A Tribute to a Truly Best of Worst

It isn't easy to find a science fiction b-movie that is satisfyingly bad. For someone who loves Mystery Science Theater 3000 quality movies, Space Mutiny, is a gem. In fact, that is where I first came into contact with this spectacular flop. I was entranced by its silliness, and had to watch it un-MSTed. As it turns out, it is funny and ridiculously entertaining without Mike and the Bots adding to the humor.


This 1988 film, directed by David Winters, could almost be used in film school to illustrate how not to make an A-list movie. But that is what makes it so good, if you are like me and take great pleasure in low budget movies. The cast is lovable, and their poor, often melodramatic, acting works in such harmony with the lousy script it's hard not to be entertained.


This movie has been treated harshly in reviews, and although I can't lie and say it was really a good movie, I still wish to give it a tribute. I honestly love watching this movie, because even though it is a crappy movie, it's bad in all the right ways that brighten my mood. I have never experienced this kind of satisfaction from any other low budget film. Only a few others even come close.


The plot synopsis on IMDB states, "A pilot is the only hope to stop the mutiny of a spacecraft by its security crew, who plot to sell the crew of the ship into slavery." But this doesn't do Space Mutiny justice.


I would say,

"A rogue pilot and his love interest are the only hope when the security commander of a generation spaceship insights a mutiny, plotting to sell the entire colony into slavery."


It sounds like a pretty good plot, doesn't it? With a proper budget, a well-written script,  a-list actors, and a more compelling title, Space Mutiny might have been as good as Star Wars. Okay, maybe not. But it might have been as good as a Star Trek.


High expectations will ruin your enjoyment of the film. Throw all expectations in the trash and just enjoy it for what it is.

"What people do not seem to understand is that the movie was meant to be a spoof on sci-fi films." — Cisse Cameron, "Dr. Lea Jansen"


And indeed it does, in a way, come across as a spoof of not just good sci-fi, but also bad sci-fi. From the cliche lame´ and spandex uniforms (a doctor's uniform that is a revealing leotard with giant silver epaulettes?!) to the special effects adopted from Battlestar Galactica, indeed this film comes across as a parody. Just about every mistake seems to portray science fiction clichés.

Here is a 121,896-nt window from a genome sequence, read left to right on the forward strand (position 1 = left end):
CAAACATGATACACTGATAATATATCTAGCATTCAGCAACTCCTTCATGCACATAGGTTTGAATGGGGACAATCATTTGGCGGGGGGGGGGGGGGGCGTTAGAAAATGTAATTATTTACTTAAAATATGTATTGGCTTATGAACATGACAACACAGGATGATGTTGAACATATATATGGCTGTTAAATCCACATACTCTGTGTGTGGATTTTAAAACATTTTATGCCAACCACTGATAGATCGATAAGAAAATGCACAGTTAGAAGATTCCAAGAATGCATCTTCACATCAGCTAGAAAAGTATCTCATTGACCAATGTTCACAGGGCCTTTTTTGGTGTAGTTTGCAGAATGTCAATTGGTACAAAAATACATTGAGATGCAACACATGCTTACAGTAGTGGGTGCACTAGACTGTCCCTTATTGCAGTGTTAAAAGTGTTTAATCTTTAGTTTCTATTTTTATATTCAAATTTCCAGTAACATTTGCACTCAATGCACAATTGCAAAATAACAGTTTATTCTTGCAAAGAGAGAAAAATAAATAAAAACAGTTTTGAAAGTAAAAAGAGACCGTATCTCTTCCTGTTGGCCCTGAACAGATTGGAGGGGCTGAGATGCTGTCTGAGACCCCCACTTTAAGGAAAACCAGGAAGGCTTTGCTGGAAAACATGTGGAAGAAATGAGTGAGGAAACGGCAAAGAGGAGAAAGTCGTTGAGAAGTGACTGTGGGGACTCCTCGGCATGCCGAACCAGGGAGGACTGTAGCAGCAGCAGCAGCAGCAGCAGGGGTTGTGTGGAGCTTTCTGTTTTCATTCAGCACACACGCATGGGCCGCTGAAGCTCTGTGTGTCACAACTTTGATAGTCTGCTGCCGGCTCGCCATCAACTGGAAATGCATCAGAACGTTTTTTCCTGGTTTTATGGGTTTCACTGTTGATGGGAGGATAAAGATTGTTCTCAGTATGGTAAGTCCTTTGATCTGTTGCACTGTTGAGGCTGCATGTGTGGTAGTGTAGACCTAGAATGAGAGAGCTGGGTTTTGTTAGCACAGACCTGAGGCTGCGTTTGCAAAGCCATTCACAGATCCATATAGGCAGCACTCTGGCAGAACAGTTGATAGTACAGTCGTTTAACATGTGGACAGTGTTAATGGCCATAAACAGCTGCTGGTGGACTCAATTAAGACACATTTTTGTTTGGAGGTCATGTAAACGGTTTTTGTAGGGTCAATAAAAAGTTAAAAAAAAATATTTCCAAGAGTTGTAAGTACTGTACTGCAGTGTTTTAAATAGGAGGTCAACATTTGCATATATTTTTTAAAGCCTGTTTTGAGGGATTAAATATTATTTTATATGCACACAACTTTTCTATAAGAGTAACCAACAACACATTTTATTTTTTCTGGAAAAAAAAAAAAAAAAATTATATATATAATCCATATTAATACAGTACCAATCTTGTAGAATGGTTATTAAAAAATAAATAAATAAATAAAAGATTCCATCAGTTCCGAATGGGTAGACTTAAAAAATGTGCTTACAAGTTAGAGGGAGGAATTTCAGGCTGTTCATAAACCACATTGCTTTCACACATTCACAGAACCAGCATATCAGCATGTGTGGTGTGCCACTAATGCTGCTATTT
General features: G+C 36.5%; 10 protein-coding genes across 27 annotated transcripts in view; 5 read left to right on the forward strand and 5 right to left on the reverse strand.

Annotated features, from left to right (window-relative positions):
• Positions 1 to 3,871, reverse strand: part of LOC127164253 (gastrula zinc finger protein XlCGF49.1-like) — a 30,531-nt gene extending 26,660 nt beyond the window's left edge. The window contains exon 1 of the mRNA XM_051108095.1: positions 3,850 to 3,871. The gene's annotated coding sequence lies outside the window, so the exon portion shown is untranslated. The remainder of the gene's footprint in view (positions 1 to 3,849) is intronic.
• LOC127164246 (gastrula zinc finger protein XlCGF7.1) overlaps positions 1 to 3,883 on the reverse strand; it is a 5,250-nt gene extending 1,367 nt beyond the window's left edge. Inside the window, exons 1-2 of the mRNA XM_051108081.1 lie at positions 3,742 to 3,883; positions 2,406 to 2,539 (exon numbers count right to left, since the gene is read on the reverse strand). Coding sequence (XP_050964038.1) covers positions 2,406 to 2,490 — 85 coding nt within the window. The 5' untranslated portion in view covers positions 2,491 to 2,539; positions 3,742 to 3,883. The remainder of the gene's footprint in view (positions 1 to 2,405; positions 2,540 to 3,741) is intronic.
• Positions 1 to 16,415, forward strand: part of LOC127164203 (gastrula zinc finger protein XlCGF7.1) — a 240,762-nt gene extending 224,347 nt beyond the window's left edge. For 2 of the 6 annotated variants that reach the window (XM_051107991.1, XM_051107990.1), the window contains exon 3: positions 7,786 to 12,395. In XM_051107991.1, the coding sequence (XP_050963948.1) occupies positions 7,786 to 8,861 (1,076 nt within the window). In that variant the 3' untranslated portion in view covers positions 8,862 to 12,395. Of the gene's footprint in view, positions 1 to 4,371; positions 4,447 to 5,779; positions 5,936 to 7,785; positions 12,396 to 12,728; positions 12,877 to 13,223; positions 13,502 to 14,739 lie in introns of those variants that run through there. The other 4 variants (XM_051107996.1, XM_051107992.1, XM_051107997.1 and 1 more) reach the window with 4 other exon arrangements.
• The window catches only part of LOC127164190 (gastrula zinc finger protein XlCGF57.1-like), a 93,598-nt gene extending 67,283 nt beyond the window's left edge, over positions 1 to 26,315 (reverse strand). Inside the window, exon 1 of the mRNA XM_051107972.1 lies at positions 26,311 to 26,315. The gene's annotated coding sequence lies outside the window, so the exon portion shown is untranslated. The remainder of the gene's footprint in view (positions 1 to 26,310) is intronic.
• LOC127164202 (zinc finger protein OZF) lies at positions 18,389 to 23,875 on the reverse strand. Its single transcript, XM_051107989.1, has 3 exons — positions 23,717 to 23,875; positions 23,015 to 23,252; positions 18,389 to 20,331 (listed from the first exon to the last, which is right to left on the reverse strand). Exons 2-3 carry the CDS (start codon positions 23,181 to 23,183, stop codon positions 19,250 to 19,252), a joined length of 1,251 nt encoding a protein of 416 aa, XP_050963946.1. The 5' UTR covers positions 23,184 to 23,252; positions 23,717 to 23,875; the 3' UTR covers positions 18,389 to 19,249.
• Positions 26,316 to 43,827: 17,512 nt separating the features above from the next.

But it's not just the Commodor 64s on the bridge of a futuristic generation ship, or the silly sidewalk sweeper-esque security transportation vehicles that would be more believable as equipment belonging to the janitorial department. The campy parody doesn't stop there.


Everybody on board is white, the movie having been filmed in South Africa is the simplest reason. There is only one exception; in the cryogenics freezer is one frozen black man. Where did he come from?


And speaking of stand-outs, where did the people with the American southern and British dialects come from? The people seen in the movie are supposed to be the descendents of those who began this mission to colonize a new world because their old one had been so overcrowded. Is it a fad of the future to affect a fake accent?






The main laser fights take place in the depths of the bowels of the ship which look more like an old factory with sunlight shining through the windows. A cryogenic freezer with bodies hanging in plain sight and the scantily dressed hero and heroine not producing so much as a shiver.


Glaring continuity errors add to the spoofy comedy as props appear like magic. Even a member of the crew, murdered by the villain, somehow resurrects and reappears at her post a few scenes later. Didn't they realize that Jesus had come again as a female lieutenant on their ship, The Southern Sun?


Speaking of murders... with so many murders by the command of Commander Kalgan, head of the Enforcers security team, wouldn't somebody have noticed? How could so many disappearances occur in a family-oriented colony ship? Don't they have role call? Traditional plot hole, perhaps?




The danceclub scene is an utter delight. After having offended the hero, David Ryder, the heroine, Dr. Lea Jansen, attempts to seduce him as a way to make up with him. She performs a silly sexy dance, wearing a revealing ensemble of spandex and lame´ and using a hula hoop as a prop. It seems that the hula hoop is all the rage in the future, as is cheesy 80s style disco-synth music.

What science fiction film isn't complete without sexy space priestesses? Enter: The Bellerians, an order of high priestesses, non-planet based practitioners of magic. These sexy, telepathic witches perform their magic through gyrating dances around plasma balls. They manipulate the events in the shadows, seducing members of the security staff through erotic dreams and encounters.

Aside from the cheap, nonsensical sets, anf toy guns painted silver to become laser guns, the action adds to the spoofy delights. Railing kills and explosions abound. "High speed" floor sweeper chases raise the excitement level. The action is nearly non-stop!

The heroine, played by actress Cisse Cameron has been picked on in the past. But I would like to say I think she is rather lovely. Her lush figure is not diminished by the unflattering futuristic space garb. Her portrayal of Dr. Lea Jansen was amusing and entertaining, despite the awkward and cliché  script.


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